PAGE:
Impact International UK/Euro: Alex Hardee

Alex Hardee
EVP & Managing Executive
Wasserman Music

Alex Hardee Wasserman Music credit Chloe Mallett

COVID wasn’t a good period, but it had some merits, said Alex Hardee, EVP & Managing Executive at Wasserman Music. At times, he said, it felt like everything was falling apart, and you ran on adrenaline for about six months. And while “it can be quite exciting, running on adrenaline,” he knows it’s not sustainable. “I’m the worst relaxer in the world,” he said. “That’s not healthy. I don’t want the next generation to be like that, we shouldn’t celebrate never turning off. You’re a better person, and a better worker if you’re not under stress all the time.”

Thankfully, the mad-busy initial phase was followed by a quiet period. Hardee realized early on that “there’s no point being a busy fool. When everyone was moving these tours every three months, I said, ‘We’re out for a bit of time, so let’s not worry about gigs for a bit, and reorganize the company.’ We had a big diversity problem, which we had time to address. We readjusted our values working from home. We had a lot of time to think. I have a house at the seaside and two kids, so I found that middle part quite nice. And then we came back, and it went a bit crazy again. We’ve had our two biggest years – everyone’s had their two biggest years – but now the train’s going to hit the barriers. After the initial gold rush, the hard work starts, because the world is going into a bit of a harder place.”

While everyone may lose some business in this economy, Hardee won’t lose his humor. When talking about one of his most recent successes, selling out two shows at Knebworth, June 3-4, 2022, the same site where his former band Oasis played two era-defining concerts 26 years earlier, he said: “They say I took Liam Gallagher off his old agent when he was doing 2,000 tickets in London. And within four years of that plan with the management, he went on to sell 170,000 tickets for two days at Knebworth. That is because I am the greatest agent in the world and has nothing to do with the fact that he started singing Oasis songs.”

Sarcasm aside, Hardee is most happy about having gotten through COVID in comparatively great shape, as a diverse agency and with a contemporary roster that “is second to none at the moment,” and he mentioned Drake, Billie Eilish, and Kendrick Lamar as further examples. “The European office is in a very good place, we’ve got momentum, as well. We seem to be winning a lot of fights for new acts when they become available.”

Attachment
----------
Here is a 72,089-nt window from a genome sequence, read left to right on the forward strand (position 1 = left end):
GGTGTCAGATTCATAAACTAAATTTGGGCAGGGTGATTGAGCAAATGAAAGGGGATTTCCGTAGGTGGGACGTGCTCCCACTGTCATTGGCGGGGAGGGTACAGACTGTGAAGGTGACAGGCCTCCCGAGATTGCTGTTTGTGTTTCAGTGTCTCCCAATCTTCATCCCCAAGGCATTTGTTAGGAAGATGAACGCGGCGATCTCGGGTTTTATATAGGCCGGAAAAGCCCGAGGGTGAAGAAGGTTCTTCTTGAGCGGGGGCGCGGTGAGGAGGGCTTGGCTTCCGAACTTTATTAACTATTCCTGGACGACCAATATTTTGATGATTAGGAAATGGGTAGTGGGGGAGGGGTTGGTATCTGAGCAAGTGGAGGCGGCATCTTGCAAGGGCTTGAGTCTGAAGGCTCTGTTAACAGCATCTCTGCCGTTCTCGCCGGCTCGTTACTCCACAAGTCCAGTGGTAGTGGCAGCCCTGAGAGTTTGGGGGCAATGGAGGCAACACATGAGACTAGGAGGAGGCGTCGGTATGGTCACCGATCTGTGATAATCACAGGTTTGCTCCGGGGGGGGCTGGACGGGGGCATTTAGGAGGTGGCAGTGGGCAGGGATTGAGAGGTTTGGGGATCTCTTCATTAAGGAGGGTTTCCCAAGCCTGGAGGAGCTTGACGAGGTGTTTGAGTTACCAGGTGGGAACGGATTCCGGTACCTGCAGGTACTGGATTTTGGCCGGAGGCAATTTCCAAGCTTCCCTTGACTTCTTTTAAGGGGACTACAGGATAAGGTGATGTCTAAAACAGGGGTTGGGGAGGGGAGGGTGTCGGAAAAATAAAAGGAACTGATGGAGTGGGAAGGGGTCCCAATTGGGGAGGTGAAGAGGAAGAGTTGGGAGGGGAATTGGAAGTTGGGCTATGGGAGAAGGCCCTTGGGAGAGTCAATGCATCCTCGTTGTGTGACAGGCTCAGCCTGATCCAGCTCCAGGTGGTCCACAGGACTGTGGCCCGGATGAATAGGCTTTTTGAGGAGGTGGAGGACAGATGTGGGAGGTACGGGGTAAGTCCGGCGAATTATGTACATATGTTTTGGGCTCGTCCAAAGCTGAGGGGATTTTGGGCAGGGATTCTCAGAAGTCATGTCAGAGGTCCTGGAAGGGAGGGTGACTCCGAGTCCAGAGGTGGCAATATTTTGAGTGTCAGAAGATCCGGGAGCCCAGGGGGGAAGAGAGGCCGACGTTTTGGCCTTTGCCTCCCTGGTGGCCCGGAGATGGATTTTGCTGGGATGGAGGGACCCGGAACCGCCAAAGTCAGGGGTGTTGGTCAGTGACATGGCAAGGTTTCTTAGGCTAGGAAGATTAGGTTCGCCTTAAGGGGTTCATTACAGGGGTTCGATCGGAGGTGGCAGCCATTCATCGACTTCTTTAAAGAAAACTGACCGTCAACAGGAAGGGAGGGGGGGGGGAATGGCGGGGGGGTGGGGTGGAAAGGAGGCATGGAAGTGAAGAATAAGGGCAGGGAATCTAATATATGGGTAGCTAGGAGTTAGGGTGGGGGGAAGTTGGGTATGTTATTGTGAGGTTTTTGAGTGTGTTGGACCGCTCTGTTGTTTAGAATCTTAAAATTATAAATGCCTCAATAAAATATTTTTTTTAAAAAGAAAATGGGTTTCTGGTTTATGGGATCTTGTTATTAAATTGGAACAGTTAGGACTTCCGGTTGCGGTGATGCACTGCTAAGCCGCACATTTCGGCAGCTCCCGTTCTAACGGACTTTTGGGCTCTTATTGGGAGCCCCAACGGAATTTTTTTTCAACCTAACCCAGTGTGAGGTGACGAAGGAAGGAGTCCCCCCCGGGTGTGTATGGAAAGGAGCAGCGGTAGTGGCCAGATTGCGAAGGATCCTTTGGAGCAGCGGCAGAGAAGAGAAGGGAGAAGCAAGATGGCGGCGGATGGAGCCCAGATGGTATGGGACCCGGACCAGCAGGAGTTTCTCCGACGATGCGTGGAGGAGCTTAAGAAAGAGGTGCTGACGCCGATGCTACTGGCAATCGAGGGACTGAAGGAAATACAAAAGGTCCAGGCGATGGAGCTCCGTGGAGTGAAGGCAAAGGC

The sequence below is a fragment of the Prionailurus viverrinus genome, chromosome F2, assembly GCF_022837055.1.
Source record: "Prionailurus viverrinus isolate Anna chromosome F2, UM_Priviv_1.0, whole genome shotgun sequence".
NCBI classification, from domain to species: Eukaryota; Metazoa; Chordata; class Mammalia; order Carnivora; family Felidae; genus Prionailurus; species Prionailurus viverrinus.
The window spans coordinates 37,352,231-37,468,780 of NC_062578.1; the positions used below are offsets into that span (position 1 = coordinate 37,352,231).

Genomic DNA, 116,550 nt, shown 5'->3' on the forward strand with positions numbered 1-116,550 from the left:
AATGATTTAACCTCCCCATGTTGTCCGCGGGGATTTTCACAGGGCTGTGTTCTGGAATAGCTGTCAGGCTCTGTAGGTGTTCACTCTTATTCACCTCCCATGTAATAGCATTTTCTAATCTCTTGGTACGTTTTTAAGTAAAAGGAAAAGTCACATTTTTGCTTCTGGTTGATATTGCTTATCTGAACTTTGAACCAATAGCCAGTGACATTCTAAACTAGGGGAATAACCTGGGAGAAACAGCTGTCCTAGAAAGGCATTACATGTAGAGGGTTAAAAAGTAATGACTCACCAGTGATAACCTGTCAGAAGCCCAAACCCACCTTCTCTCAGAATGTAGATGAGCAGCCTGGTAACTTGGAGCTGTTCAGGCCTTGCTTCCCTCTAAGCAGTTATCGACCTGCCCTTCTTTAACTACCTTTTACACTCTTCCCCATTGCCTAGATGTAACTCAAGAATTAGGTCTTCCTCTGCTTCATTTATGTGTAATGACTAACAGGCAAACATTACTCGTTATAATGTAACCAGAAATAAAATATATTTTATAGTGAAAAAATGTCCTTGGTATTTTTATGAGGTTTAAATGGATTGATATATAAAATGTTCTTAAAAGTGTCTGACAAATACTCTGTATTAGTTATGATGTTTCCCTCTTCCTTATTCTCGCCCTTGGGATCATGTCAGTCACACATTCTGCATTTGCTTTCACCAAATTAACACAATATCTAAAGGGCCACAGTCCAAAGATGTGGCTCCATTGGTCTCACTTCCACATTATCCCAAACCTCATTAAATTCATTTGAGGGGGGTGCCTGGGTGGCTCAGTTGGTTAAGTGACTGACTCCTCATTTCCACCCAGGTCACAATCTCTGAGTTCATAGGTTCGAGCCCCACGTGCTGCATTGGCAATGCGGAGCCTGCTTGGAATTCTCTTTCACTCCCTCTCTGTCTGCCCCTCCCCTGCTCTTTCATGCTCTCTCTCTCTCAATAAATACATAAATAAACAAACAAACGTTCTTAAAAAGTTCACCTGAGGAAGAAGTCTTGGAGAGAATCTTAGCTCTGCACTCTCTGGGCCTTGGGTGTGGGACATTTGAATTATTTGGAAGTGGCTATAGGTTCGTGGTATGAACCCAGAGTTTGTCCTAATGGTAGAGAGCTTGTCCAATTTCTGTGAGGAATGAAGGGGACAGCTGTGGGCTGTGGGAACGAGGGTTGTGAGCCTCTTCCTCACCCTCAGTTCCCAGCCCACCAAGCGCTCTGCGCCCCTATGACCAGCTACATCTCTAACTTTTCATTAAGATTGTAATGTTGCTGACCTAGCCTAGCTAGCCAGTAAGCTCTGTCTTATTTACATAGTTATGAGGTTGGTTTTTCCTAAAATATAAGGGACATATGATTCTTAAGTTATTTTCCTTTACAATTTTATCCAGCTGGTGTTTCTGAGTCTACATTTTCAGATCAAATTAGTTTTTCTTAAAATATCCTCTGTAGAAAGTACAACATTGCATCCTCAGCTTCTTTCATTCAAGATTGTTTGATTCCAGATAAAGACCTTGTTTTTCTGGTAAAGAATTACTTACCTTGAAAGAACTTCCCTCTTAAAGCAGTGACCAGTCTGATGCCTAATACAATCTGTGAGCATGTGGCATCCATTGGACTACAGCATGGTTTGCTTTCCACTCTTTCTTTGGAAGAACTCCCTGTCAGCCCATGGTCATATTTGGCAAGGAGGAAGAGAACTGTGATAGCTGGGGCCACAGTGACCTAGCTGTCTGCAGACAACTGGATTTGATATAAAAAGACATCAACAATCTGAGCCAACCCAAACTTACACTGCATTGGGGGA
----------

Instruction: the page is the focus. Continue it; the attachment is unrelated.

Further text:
What irks him the most in terms of business are the high production costs, which have made life particularly hard for medium-sized acts. Hardee thinks some suppliers have been overcharging. “We all steamed in there, and costs have gone too high. Things don’t go up 30% to 40%, [but] they knew people were so desperate to get out there. There will be a backlash against that, and they will have to adjust their prices.”

The veteran agent says the dynamics of touring have shifted: “There’s only three things you need to know about the music business right now: social media, social media, and social media. I am not talking about heritage acts, I’m talking about breaking acts. And when I say social media, there’s only Instagram, which is saying, ‘Look at me!’, and TikTok saying, ‘this is what I can do.’

“Someone gets online, they create their own following by putting out content. Once their numbers are high enough, you think, ‘Right, you can put a show on.’ Problem is, a lot of the time they’ve never done gigs before. There’s sometimes a lack of quality. So, sometimes, we’ll let them do a run of shows just to get the experience. We had someone we knew could sell out Brixton, but they’d never done a gig before. I said, ‘Put them in a 200-cap venue, they’re only ever going to go through the gears once, but it’s important.’ Luckily, they did put them up in the 200-capacity club. They weren’t particularly brilliant on their first gig, but all the audience knew every word, and sang along, and they got away with it. It’s a changed game.”

On a personal note, Hardee candidly explained he’d been diagnosed with prostate cancer in summer. The reason he shared this was to use the platform to “tell any male to get
tested, it’s a very simple test.” He added that it worked out very well for him, “because it’s not that aggressive a type of cancer. I could handpick the date of when I had my procedure. And I managed to do it in such a way as to miss as many gigs I had to go to as possible. There’s always an upside.”